Thirty-five years after 12-year-old Jonelle Matthews went missing from the town of Greeley, Colorado, in 1984, her remains were finally found in a desolate field southeast of the town, according to the Greeley Police Department. In 2019 her death was ruled a murder by the local coroner.
Nearly 36 years after Jonelle went missing, a man who once ran for governor of Idaho, Steven Pankey, 69, was indicted for killing the child by shooting her in the head, court records filed in October 2020 show.
Pankey ran for governor in 2018 and said in his campaign bio that he studied criminal justice in Greeley. He ran as a Republican who called himself a “Christian conservative” and “ardent defender of the Constitution” who supports “President Trump’s Nationalist Policies.”
Pankey Lived Near Jonelle in 1984 & Often Inserted Himself in the Investigation to Her Disappearance
According to the indictment, Pankey was somewhat obsessed about the case, inserting himself at times. In fact, the indictment alleges many unusual behaviors from Pankey following December 20, 1984, when Matthews was reported missing from her home after family friends dropped her off following a Christmas concert she sang in, according to the Colorado Sun.
The indictment says Pankey used to watch kids walk home from the middle school Jonelle attended. After she went missing, Pankey’s ex-wife, Angela Hicks, said on December 22 the family abruptly went on vacation, and when they returned four days later Pankey started digging in his yard. About two days later their car “burst into flames” and Pankey got rid of it at a salvage yard.
Then in 1985 during a church service, the pastor said during a sermon that Jonelle was safe and would be back, but according to Hicks, Pankey called him a “false prophet” and things got so heated he was kicked out of the church that day.
He also “intentionally inserted himself in the investigation many times over the years claiming to have knowledge of the crime which grew inconsistent and incriminating over time,” court records say.
He wanted immunity for sharing whatever information he claimed to have and wrote, “Without a deal, this case will never be solved,” according to the indictment.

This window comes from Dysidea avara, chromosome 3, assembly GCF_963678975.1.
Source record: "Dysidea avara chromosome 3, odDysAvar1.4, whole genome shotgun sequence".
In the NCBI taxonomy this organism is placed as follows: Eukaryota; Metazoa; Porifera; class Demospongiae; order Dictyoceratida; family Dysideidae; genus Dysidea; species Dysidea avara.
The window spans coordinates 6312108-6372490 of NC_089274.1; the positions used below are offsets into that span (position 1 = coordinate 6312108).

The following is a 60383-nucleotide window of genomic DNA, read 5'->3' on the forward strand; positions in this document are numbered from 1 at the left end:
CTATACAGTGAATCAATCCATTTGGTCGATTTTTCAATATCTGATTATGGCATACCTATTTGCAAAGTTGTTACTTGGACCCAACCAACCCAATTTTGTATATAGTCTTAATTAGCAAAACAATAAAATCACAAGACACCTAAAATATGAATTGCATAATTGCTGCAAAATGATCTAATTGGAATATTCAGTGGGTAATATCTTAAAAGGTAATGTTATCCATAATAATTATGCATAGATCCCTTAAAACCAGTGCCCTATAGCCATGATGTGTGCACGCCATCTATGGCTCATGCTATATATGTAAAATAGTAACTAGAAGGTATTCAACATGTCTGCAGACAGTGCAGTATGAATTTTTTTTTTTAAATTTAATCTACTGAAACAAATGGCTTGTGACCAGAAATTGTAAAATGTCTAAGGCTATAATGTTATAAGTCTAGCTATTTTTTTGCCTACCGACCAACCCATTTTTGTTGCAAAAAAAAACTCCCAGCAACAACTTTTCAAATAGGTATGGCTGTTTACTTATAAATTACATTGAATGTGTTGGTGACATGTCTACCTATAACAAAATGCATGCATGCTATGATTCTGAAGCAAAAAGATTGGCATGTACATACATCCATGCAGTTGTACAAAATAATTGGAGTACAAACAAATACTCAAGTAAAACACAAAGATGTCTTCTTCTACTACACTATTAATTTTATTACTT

Over the years he never stopped bringing up Jonelle. Hicks and Pankey had a son who was murdered, according to the indictment, and at his funeral in 2008, Pankey said to Hicks, “I hope God didn’t allow this to happen because of Jonelle Matthews.”
The indictment also says that Pankey often searched her name on the internet and in 2019 when Greeley Police contacted him with questions he attempted to erase all those searches.
Pankey Knew a Detail About the Case That Police Never Released to the Public
Beyond Pankey’s obsession with the Jonelle Matthews case, the indictment says that he knew too much.
Pankey “knew of, and discussed, a crucial piece of evidence from the Matthews house withheld from the public by law enforcement; specifically, a rake was used to obliterate shoe impressions in the snow.”
Police did not have a lot to go on without a body. Greely Mayor John Gates, a 25-year veteran of the Greeley Police Department, told the Colorado Sun, “DNA was not a thing. We were working hard and not getting anywhere.”
The Colorado Sun reported that there were no witnesses, no fingerprints and no tire tracks to go on, but Gates also didn’t get the feeling the child had run off on her own.
Still, according to Greeley Police, “Early in the investigation, Steven Dana Pankey was identified as a person of interest.”
Greeley Police said in a press release:
For over three decades the disappearance of Jonelle Matthews has haunted our community. … During those decades, generations of Greeley police officers have never forgotten Jonelle, many living in torment over the possibilities of what may have occurred that grim evening in 1984, and what could be done to solve this mystery. In 2015 detectives began a renewed investigation into Jonelle’s disappearance. In the process, additional officers, retired and newly minted, offered vital assistance.
Pankey’s charges include murder in the first degree after deliberation, second-degree kidnapping and two counts of a crime of violence.